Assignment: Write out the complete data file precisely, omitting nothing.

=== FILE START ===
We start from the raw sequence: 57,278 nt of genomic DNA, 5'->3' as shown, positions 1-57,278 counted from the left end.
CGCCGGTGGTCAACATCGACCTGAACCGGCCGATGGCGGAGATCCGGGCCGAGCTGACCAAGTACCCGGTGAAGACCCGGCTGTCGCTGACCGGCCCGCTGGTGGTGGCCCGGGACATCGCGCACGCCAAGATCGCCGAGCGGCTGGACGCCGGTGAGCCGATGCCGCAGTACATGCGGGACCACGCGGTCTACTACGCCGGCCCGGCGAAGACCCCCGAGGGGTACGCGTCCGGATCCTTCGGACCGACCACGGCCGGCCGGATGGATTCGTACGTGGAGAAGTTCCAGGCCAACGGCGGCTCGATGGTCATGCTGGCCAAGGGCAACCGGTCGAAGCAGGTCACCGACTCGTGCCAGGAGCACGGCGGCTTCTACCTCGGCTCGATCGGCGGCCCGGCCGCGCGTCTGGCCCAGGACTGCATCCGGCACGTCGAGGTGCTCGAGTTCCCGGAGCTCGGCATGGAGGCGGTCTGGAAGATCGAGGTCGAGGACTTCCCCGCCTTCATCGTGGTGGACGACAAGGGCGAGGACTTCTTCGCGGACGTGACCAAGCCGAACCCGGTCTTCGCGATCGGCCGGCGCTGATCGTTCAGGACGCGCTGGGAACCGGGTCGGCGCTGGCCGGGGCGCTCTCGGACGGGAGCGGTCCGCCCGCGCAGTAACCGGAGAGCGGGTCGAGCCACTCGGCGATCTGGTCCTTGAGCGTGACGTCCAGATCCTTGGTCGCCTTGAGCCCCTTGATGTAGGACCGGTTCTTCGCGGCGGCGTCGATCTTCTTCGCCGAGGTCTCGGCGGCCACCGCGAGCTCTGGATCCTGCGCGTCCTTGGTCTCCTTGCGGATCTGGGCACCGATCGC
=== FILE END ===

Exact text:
We start from the raw sequence: 57,278 nt of genomic DNA, 5'->3' as shown, positions 1-57,278 counted from the left end.
CGCCGGTGGTCAACATCGACCTGAACCGGCCGATGGCGGAGATCCGGGCCGAGCTGACCAAGTACCCGGTGAAGACCCGGCTGTCGCTGACCGGCCCGCTGGTGGTGGCCCGGGACATCGCGCACGCCAAGATCGCCGAGCGGCTGGACGCCGGTGAGCCGATGCCGCAGTACATGCGGGACCACGCGGTCTACTACGCCGGCCCGGCGAAGACCCCCGAGGGGTACGCGTCCGGATCCTTCGGACCGACCACGGCCGGCCGGATGGATTCGTACGTGGAGAAGTTCCAGGCCAACGGCGGCTCGATGGTCATGCTGGCCAAGGGCAACCGGTCGAAGCAGGTCACCGACTCGTGCCAGGAGCACGGCGGCTTCTACCTCGGCTCGATCGGCGGCCCGGCCGCGCGTCTGGCCCAGGACTGCATCCGGCACGTCGAGGTGCTCGAGTTCCCGGAGCTCGGCATGGAGGCGGTCTGGAAGATCGAGGTCGAGGACTTCCCCGCCTTCATCGTGGTGGACGACAAGGGCGAGGACTTCTTCGCGGACGTGACCAAGCCGAACCCGGTCTTCGCGATCGGCCGGCGCTGATCGTTCAGGACGCGCTGGGAACCGGGTCGGCGCTGGCCGGGGCGCTCTCGGACGGGAGCGGTCCGCCCGCGCAGTAACCGGAGAGCGGGTCGAGCCACTCGGCGATCTGGTCCTTGAGCGTGACGTCCAGATCCTTGGTCGCCTTGAGCCCCTTGATGTAGGACCGGTTCTTCGCGGCGGCGTCGATCTTCTTCGCCGAGGTCTCGGCGGCCACCGCGAGCTCTGGATCCTGCGCGTCCTTGGTCTCCTTGCGGATCTGGGCACCGATCGC